I made the most delicious pear butter last year, and around these parts, it has to be MAPLE Pear Butter. Although I have an acquaintance that makes an amazing pear butter with vanilla and a good glug of bourbon. But here's my recipe:

Maple Vanilla Pear Butter
(Source: adapted from Ball Blue Book)

7-8 pounds pears, peeled, cored, and cut into chunks
1/2 cup water
1 1/2 to 2 cups sugar (taste it!)
1/4 to 1/2 cup maple sugar (ditto--could swap brown sugar here or maybe omit and double the maple syrup instead?)
1/4 to 1/2 cup maple syrup (ditto)
1 tablespoon vanilla
pinch salt

Add about a half cup of water to the chunked pears (just to keep them from sticking to the bottom) and cook over medium heat until the fruit is soft, about 20 minutes. Transfer to a food mill or food processor, and process until fairly smooth, but not completely liquified. Add the puree back to the pot, and add the sugars, syrup, vanilla, and salt. Cook over a low heat, stirring frequently, until thick enough to round up on a spoon. Fill sterilized jars and process for ten minutes in a water bath canner.

*The original recipe said the yield would be four pints, but I got just over half that. Perhaps I like my butter thicker than some folks?

Here is a link that might be useful: Lindsey's Luscious

    Bookmark   September 7, 2007 at 12:52PM
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terri_pacnw(z7-8 WA)

Michelle, you've got to try the Carmel Spiced Pear Butter..I have one jar left from last year.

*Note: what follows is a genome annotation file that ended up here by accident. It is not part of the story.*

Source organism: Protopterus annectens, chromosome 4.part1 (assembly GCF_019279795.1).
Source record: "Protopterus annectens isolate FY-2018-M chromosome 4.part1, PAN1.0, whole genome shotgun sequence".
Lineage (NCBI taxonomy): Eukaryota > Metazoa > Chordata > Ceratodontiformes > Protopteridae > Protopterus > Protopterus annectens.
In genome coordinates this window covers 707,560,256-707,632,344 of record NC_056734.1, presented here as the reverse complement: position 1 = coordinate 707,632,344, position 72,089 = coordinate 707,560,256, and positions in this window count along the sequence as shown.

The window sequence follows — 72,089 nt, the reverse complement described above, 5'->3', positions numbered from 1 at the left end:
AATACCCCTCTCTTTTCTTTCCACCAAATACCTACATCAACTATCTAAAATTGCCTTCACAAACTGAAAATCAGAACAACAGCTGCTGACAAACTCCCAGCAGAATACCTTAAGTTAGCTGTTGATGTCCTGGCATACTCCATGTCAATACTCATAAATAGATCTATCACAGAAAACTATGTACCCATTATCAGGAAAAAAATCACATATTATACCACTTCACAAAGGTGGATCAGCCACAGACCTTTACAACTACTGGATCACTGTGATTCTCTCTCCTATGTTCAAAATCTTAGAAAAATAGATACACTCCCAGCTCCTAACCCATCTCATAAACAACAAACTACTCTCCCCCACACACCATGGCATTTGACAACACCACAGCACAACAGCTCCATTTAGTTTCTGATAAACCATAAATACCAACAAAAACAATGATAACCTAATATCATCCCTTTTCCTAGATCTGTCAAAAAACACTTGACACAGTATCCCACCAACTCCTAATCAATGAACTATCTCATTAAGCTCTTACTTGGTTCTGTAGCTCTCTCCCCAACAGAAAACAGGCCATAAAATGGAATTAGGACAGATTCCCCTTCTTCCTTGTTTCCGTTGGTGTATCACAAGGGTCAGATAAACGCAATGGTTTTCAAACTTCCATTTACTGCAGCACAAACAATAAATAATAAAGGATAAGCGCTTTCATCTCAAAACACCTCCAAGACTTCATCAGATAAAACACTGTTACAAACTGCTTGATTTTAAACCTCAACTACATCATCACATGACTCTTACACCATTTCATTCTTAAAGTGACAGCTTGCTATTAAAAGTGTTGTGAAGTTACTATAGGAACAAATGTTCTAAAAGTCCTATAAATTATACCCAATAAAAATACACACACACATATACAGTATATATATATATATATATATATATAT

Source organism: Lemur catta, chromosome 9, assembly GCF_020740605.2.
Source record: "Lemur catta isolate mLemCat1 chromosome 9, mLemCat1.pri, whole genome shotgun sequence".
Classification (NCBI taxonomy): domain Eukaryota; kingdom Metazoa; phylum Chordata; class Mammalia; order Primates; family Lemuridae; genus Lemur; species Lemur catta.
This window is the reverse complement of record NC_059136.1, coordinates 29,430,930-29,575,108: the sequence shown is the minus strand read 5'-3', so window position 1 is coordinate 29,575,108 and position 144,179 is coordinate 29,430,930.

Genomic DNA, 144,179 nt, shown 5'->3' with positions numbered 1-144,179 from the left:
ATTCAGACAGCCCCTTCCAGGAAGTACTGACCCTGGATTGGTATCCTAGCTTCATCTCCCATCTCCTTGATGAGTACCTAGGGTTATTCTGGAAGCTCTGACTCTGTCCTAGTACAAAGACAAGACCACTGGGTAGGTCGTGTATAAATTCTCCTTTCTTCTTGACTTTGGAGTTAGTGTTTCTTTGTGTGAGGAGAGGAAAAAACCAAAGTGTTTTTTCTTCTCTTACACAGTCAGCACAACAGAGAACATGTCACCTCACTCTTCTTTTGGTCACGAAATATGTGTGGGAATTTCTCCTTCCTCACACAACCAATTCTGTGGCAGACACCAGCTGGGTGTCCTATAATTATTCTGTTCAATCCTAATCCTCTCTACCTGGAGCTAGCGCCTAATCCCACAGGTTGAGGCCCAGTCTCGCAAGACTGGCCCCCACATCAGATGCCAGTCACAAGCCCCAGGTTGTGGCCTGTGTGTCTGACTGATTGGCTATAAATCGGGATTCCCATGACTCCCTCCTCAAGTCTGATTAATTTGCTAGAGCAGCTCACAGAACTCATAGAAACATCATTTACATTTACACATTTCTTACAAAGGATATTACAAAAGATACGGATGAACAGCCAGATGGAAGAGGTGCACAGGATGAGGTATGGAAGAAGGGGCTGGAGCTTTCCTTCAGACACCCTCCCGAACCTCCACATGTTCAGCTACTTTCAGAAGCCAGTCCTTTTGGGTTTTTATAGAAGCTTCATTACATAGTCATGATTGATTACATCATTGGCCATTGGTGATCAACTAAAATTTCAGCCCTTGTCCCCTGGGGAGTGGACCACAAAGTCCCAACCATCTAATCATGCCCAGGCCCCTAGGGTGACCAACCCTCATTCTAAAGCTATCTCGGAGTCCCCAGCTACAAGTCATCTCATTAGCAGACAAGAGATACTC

The Maple Vanilla Pear sounds good too!

    Bookmark   September 8, 2007 at 9:11PM
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msafirstein(Northern Illinois/Z5)

My Pears are ready!!! HAHAHHAHAHa! So I will make the Carmel Spiced Pears this morning. Ahhhh...something to can this weekend!


    Bookmark   September 9, 2007 at 10:35AM
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Michelle, it all sounds good. Fresh ginger w/pears is really good, I may have to try the cardamon recipe.


    Bookmark   September 10, 2007 at 12:08AM
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msafirstein(Northern Illinois/Z5)

Well I made my Pear Butter yesterday and I'm not happy with it.

I did carmelize 1 1/2 c. sugar. Added not quite 2 T. of lemon juice, 2 c. sugar, 1 tsp cardamon and 1/2 c. white wine. All I can taste is the lemon. And Joe says it's "okay" which means he does not like it.

I read another recipe called Plum Kissed Pear Jam and I'm tempted to add some Plums.

Should I add more pears or plums or just forget it and start over? I made 5 half pints and I've got plenty of ripe pears so starting over is no big deal.


    Bookmark   September 10, 2007 at 8:59AM